Rather than present a synopsis of the book, which I loathe with fervor, I would rather allow these women to speak to you through some of their quotes which ‘spoke’ to me:
CECILIA (15 year old slave) Fredrika’s visit is touching my life in ways I could never have imagined. She has asked Elena’s father to give us a little house in the big garden where the two of us can live in peace, surrounded by cocuyos – fireflies – instead of chandeliers. Together, we walk over hills and valleys to see sugar plantations and coffee groves. We visit fields owned by wealthy planters and tiny patches of corn and yams that belong to freed slaves who live in little huts that look like paradise. (p. 13)
FREDRIKA I gave up my wealth when I left my father’s castle to roam, and to write. Now, I am troubled by my inability to help Cecilia buy her freedom and the liberty of her husband and her child, and I am overwhelmed by my wish to help all the other slaves on this suffering island. (p. 67)
ELENA (12 year old, Daughter of Fredrika’s hosts) I sit alone in my room at the ornately barred window, embroidering curlicues like the fancy ironwork that separates me from the rest of the world. I watch as my needle pierces soft cloth. The movement of the needle helps my mind move back and forth between many thoughts. Why should a woman like Fredrika have to choose between a career and love? She would make such a good wife and mother, if only she lived in some distant future when women will be free to do more with their lives than just sit behind bars, embroidering cloth for a hope chest that brings no hope. (pp. 110-111)
Woman. What does it mean to be One? Throughout the narrative, I sense Fredrika’s spirit, her shoes muddy, as she flies into the night freeing fireflies or cocuyos with Cecilia in tow and Elena eventually sneaking out at night to experience the night wind from the outdoors – away from the gated mansion.
I imagine Fredrika to be fearless – yet filled with compassion and unceasing empathy – for all creatures trapped, captured, and put in a pretty little jar for people to ooh and aah over. I imagine her to be endlessly curious and fascinated by all things strange and beautiful – suspending judgment – yet not failing to risk her own life and limb if need be for the sake of another. I imagine her to be fiercely intelligent yet kindhearted and generous in spirit and mind. I suspect she has the strength of a lioness, the tenacity of a tigress, and the gentle spirit of a bird in flight. The essence of all humanity with the entire universe captured in one’s hair glittering with a million fireflies. An essence that goes beyond gender, class, race, or creed. I was asking myself what was it about this book that moved me so – and I realized that it was the very gift of Fredrika Bremer’s life that unfailingly touches hearts – be it the fictional Elena or the all-too-real Cecilia.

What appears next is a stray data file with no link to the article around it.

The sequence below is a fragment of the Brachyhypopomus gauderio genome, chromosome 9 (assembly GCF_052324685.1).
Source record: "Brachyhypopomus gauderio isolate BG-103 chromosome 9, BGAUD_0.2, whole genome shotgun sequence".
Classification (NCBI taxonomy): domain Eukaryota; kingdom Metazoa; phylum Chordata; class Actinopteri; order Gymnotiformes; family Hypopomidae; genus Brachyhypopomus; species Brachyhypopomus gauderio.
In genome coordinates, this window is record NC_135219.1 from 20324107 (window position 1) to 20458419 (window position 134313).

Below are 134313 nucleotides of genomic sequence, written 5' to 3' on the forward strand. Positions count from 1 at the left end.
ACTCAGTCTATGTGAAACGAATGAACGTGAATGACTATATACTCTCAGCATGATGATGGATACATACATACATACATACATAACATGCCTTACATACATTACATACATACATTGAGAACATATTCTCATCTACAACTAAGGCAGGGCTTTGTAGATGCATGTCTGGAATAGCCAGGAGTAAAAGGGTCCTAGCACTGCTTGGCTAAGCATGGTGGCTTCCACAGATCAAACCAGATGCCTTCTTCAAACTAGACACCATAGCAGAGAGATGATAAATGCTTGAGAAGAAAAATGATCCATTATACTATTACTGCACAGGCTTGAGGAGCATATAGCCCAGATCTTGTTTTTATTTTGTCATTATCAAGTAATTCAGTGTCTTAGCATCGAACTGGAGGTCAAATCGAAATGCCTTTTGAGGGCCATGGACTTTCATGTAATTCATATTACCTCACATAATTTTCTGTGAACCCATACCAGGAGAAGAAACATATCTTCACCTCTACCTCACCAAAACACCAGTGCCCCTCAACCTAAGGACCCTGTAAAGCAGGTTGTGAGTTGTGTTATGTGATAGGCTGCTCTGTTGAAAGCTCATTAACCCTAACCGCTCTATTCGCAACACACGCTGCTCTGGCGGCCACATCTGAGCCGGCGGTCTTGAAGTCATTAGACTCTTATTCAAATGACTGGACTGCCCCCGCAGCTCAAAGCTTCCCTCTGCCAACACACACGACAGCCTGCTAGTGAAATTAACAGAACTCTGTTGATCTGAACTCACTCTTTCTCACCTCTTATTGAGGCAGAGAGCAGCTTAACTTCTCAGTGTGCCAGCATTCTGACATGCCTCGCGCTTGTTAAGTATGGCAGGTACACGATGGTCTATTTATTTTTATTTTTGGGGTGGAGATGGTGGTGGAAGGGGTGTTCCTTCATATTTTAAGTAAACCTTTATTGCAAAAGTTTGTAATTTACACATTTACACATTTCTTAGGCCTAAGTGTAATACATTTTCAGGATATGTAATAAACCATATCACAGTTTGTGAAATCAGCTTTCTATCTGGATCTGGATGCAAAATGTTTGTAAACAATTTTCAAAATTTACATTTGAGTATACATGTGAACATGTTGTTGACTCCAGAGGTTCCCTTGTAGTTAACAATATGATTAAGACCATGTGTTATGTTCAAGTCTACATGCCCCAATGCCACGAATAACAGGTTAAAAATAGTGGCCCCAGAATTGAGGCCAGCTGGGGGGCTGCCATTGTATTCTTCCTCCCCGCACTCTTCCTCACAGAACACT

Margarita Engle is a Cuban American poet whose work has received much acclaim and recognition. Considered as one of the masters of the novels-in-verse genre, Margarita has been the recipient of the Pura Belpre Award, the Americas award, the Newbery Honor, the Jane Addams Children’s Book Award, Claudia Lewis poetry Award, the ALA Best Book and ALA Notable Book Award among others. Currently, she lives in Central California with her husband. If you wish to know more about her, click here to be taken to her official website.
PoC Reading Challenge Update: 55 (25)
The Firefly Letters by Margarita Engle. Henry Holt and Company, New York, 2010. Book borrowed from the community library.